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Why People Still Say “Yes!” to Using Condoms

a man and woman lying in bed and looking into each others eyes while smiling

Showing love to the glove.

When you hear the words “birth control,” you might immediately think of the pill, intrauterine device (IUD), or implant. But many people still prefer condoms as their go-to method of birth control. We decided to ask some of them why. For more information on condoms, as well as free or low-cost access to all the other methods of birth control, visit your nearest The Right Time health center.

1. The condom is undefeated when it comes to cost and accessibility.

Condoms are usually available at a relatively low cost. Basic condoms can range in price from $2 to $6 for a pack of three, or you can buy a pack of 12 for about $12. Condoms are for sale at grocery stores, convenience stores, drugstores, and at doctor’s offices. You can also find free condoms in other places you might not expect, like the barbershop or your hair salon.

2. You don’t need a prescription to get condoms.

Condoms are clutch if you want to buy birth control without seeing a doctor. As mentioned above, you can get them in many non-medical settings. If you want a different method of contraception, visit your nearest The Right Time health center for free or low-cost birth control.

3. The internal condom can also offer control to women who don’t want to negotiate asking their partner to put an external condom on.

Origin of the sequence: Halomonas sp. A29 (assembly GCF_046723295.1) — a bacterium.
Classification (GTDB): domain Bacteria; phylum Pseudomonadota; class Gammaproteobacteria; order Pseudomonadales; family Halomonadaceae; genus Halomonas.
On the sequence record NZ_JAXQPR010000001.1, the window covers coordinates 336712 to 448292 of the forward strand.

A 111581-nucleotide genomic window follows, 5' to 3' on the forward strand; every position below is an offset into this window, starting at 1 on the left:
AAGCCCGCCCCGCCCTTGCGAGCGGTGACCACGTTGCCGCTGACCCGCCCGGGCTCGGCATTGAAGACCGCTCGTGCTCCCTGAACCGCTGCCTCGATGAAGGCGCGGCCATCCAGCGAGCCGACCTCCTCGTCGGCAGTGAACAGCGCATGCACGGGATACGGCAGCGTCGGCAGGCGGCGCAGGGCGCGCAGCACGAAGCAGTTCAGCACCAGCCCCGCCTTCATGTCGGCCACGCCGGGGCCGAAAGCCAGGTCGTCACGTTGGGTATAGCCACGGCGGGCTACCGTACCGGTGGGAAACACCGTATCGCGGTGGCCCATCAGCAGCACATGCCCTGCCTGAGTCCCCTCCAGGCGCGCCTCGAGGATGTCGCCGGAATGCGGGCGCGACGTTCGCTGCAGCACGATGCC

Pamela Best said her friends are fascinated by the fact that she uses internal condoms because they didn’t think “folks actually used those.” However, the internal condom gives women control in the heat of the moment. Once you get the hang of inserting it correctly (which is key for its effectiveness), it has some major perks. “I can insert an internal condom up to 8 hours before sex,” Pamela told me. “There is no break ‘in the moment’ to take out and put on [an internal] condom,” she added, “and there is no moment of a partner trying to talk you into not using one.”

4. Condoms and internal condoms are still the only methods that protect against both pregnancy and STIs.

Even if you’re using another form of birth control, like the IUD or the pill, to prevent pregnancy, you still need condoms to protect against STIs. Condoms and internal condoms are the only methods that do both! Because of that, everyone I spoke with agreed that they like how condoms allow them to take responsibility for their own protection.

Tro’juan Henderson, an advocate against sexual and domestic violence, told me he always brings a condom with him on dates because it’s important to him that his partner knows “our health is at the forefront even in the midst of pleasure.”

Of course, there are a few things about condoms that people don’t like. For example, they’re less effective at preventing pregnancy than other methods (like the IUD, the implant, the shot, the ring, the patch, the pill and the diaphragm). Additionally, some people feel they can decrease sensitivity, require too much planning because they must be used every single time a person has sex, and stopping to put one on before sex can interrupt the mood.

If you’re interested in learning more about condoms, or you want information on how they can be used in combination with another method of birth control (or are looking for free or low-cost access to any of the other methods mentioned here), visit a provider at your nearest The Right Time health center.

Dara Mathis is a freelance writer whose work focuses on pop culture, feminism, and motherhood. A Florida girl at heart, she lives in Maryland with her family, which includes a yappy mini-Schnauzer.

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